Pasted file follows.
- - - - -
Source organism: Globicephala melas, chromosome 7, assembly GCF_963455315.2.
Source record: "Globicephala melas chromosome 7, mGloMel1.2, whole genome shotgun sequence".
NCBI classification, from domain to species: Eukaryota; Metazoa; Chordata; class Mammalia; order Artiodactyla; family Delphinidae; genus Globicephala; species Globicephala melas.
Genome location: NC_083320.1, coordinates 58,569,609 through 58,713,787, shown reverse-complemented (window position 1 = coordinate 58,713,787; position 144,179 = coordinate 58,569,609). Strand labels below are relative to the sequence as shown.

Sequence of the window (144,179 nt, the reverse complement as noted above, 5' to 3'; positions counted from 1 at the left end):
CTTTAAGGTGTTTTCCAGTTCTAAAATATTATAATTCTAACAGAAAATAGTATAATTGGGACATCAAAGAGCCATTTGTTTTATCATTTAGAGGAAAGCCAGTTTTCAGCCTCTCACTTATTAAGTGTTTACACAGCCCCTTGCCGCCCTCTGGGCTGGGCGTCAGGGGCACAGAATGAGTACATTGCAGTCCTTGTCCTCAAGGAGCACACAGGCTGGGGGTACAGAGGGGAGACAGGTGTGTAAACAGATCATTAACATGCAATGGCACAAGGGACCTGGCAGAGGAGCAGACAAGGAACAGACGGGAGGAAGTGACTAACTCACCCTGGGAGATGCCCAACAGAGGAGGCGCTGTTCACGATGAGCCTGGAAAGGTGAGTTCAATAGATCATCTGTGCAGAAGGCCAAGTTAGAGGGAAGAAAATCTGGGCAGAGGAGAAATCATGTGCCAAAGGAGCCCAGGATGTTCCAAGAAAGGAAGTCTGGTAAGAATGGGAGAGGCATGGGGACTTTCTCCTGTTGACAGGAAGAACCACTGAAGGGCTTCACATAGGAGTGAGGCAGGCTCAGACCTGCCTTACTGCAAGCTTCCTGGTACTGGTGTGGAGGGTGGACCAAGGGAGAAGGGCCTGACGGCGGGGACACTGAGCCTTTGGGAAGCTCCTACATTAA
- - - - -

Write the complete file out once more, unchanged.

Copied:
Source organism: Globicephala melas, chromosome 7, assembly GCF_963455315.2.
Source record: "Globicephala melas chromosome 7, mGloMel1.2, whole genome shotgun sequence".
NCBI classification, from domain to species: Eukaryota; Metazoa; Chordata; class Mammalia; order Artiodactyla; family Delphinidae; genus Globicephala; species Globicephala melas.
Genome location: NC_083320.1, coordinates 58,569,609 through 58,713,787, shown reverse-complemented (window position 1 = coordinate 58,713,787; position 144,179 = coordinate 58,569,609). Strand labels below are relative to the sequence as shown.

Sequence of the window (144,179 nt, the reverse complement as noted above, 5' to 3'; positions counted from 1 at the left end):
CTTTAAGGTGTTTTCCAGTTCTAAAATATTATAATTCTAACAGAAAATAGTATAATTGGGACATCAAAGAGCCATTTGTTTTATCATTTAGAGGAAAGCCAGTTTTCAGCCTCTCACTTATTAAGTGTTTACACAGCCCCTTGCCGCCCTCTGGGCTGGGCGTCAGGGGCACAGAATGAGTACATTGCAGTCCTTGTCCTCAAGGAGCACACAGGCTGGGGGTACAGAGGGGAGACAGGTGTGTAAACAGATCATTAACATGCAATGGCACAAGGGACCTGGCAGAGGAGCAGACAAGGAACAGACGGGAGGAAGTGACTAACTCACCCTGGGAGATGCCCAACAGAGGAGGCGCTGTTCACGATGAGCCTGGAAAGGTGAGTTCAATAGATCATCTGTGCAGAAGGCCAAGTTAGAGGGAAGAAAATCTGGGCAGAGGAGAAATCATGTGCCAAAGGAGCCCAGGATGTTCCAAGAAAGGAAGTCTGGTAAGAATGGGAGAGGCATGGGGACTTTCTCCTGTTGACAGGAAGAACCACTGAAGGGCTTCACATAGGAGTGAGGCAGGCTCAGACCTGCCTTACTGCAAGCTTCCTGGTACTGGTGTGGAGGGTGGACCAAGGGAGAAGGGCCTGACGGCGGGGACACTGAGCCTTTGGGAAGCTCCTACATTAA